The Owner-Operator Independent Drivers Association has stepped forward to urge Congress to pass a highway bill and to make sure it contains driver training standards for entry-level commercial operators.
The Association says driver training standards are long past overdue and, when implemented, would go a long way toward making highways safer.
“There’s been a lot coming out of Washington that truckers view as a step backwards or missing the point with highway safety, resulting only in negatives for small-business truckers,” said OOIDA Director of Government Affairs Ryan Bowley.
“Ensuring there’s a knowledgeable, experienced driver behind the wheel and that new people coming into the industry receive the training they need not only addresses safety, but addresses the continued push by others toward more regulation,” Bowley said.
OOIDA is urging contact with lawmakers through email, social media, letters and phone calls. Click here to open an email form and make comments.
On social media sites Facebook and Twitter, OOIDA is encouraging people to use the hashtag #trainnewtruckers on posts related to driver training and advocacy.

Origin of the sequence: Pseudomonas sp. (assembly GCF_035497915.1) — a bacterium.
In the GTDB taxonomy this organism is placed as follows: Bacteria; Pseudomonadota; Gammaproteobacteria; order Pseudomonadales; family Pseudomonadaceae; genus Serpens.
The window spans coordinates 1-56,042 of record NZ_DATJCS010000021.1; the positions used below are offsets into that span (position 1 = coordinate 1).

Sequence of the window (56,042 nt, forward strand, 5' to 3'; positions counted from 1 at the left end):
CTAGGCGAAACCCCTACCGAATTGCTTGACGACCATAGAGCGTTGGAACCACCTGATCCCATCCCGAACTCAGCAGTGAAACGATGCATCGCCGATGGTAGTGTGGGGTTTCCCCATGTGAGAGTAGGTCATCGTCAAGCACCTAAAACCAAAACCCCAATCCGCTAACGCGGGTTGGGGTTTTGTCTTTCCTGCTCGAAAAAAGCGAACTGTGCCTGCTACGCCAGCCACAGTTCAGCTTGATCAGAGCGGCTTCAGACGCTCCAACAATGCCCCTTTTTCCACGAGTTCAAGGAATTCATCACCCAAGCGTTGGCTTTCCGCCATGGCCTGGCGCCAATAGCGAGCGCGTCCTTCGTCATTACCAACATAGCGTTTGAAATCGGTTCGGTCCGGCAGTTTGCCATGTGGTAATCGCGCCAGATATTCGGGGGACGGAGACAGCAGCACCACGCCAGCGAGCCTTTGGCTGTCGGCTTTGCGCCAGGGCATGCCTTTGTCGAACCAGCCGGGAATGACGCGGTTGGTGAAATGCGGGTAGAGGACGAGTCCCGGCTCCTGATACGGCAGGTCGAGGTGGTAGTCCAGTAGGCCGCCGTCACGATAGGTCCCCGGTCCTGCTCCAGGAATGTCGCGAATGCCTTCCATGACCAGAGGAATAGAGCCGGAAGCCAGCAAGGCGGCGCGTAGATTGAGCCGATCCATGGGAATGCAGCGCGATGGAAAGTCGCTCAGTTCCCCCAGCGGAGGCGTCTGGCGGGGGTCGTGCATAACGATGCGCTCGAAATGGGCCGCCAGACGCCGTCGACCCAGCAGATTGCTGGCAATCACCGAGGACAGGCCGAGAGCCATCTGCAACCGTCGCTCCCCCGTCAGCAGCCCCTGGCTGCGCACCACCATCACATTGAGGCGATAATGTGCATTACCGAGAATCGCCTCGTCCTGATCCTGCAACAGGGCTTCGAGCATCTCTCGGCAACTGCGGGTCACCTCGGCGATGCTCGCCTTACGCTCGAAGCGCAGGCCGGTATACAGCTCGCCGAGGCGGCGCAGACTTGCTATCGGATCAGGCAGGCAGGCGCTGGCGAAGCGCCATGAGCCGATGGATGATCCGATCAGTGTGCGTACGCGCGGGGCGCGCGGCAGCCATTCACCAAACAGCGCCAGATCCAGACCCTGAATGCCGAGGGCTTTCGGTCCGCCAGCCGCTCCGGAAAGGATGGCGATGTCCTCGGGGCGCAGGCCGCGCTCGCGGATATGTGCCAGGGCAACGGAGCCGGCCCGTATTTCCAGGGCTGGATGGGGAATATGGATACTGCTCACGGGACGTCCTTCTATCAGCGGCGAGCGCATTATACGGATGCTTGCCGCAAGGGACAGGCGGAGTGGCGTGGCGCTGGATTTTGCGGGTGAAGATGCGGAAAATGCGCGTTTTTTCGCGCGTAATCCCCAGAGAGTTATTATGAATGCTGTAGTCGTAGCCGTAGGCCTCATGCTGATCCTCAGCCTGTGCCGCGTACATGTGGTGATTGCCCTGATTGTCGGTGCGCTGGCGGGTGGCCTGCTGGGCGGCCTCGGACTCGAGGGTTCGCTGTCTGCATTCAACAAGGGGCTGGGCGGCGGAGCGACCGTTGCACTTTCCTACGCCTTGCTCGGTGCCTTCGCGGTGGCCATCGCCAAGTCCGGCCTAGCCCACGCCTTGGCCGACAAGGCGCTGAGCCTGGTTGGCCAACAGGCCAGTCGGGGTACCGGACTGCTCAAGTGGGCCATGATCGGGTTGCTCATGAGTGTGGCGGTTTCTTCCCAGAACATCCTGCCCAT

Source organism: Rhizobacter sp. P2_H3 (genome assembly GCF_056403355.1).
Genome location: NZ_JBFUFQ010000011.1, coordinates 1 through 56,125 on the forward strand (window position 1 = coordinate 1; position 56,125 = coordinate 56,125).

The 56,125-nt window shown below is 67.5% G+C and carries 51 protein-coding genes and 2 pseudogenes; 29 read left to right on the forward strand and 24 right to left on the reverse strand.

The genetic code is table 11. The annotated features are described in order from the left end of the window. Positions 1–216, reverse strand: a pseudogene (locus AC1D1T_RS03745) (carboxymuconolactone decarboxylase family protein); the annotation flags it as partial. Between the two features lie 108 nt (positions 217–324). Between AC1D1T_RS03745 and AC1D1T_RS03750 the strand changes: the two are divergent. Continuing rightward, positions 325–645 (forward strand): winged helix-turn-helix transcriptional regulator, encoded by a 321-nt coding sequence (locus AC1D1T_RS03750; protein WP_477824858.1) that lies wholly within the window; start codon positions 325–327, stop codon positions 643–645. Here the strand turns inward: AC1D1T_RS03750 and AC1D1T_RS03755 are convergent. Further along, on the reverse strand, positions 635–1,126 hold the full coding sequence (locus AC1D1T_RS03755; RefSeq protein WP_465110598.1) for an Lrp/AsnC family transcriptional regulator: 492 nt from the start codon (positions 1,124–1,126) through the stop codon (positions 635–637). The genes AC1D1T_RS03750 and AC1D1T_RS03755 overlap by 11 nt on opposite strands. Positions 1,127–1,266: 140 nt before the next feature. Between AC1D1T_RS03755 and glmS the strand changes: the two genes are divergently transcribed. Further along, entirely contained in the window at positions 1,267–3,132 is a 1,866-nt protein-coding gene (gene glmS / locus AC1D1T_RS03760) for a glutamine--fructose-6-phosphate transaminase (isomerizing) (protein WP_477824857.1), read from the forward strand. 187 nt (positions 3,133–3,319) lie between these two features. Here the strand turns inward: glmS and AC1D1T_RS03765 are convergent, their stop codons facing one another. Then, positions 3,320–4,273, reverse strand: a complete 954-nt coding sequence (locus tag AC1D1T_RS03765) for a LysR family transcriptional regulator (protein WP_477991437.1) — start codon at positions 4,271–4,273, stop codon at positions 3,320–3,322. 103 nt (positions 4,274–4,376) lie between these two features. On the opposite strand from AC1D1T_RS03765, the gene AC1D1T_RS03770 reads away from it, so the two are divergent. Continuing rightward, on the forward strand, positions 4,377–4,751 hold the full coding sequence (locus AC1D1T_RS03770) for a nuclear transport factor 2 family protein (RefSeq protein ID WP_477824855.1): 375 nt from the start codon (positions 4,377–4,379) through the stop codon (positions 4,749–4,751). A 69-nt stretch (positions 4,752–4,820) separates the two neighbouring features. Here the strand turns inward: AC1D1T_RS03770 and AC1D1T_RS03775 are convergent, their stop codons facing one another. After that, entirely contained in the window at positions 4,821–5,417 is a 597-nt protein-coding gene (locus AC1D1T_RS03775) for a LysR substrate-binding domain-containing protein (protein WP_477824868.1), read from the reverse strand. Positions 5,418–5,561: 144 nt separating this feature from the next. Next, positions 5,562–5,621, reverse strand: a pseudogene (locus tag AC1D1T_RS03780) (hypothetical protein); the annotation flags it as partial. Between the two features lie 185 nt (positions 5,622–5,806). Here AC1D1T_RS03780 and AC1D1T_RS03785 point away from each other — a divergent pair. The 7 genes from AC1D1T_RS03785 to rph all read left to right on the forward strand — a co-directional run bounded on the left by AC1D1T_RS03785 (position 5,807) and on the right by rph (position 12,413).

Talking points are available on OOIDA’s Truckers for Safety campaign website, www.truckersforsafety.com. OOIDA encourages truckers to modify and write their own personal messages as part of the campaign.
“This is a great opportunity for truckers as the highway bill is being developed by the House and Senate – to reach out to lawmakers and say there’s a better way to address highway safety,” Bowley said.
“The best way to do this is for Congress to pass a highway bill and include real entry-level driver training standards in the bill rather than waiting for the administration to do it on its own. The ties between training and the highway bill could not be stronger,” Bowley said.
The Association says the highway bill is the necessary and proper avenue to pursue training standards and other issues important to truckers because it is where Congress authorizes trucking regulations and motor carrier safety programs.
The current highway bill, Moving Ahead for Progress in the 21st Century, or MAP-21, is set to expire Sept. 30. MAP-21 has set policy and funding levels for transportation for the past two years.
Congressional committees are meeting regularly to draft bill language. Many have discussed the need for a five- or six-year highway bill that would give states and stakeholders some certainty about projects and funding going forward.
OOIDA President and CEO Jim Johnston helped launch the driver training push on Monday. Click here to read his comments.
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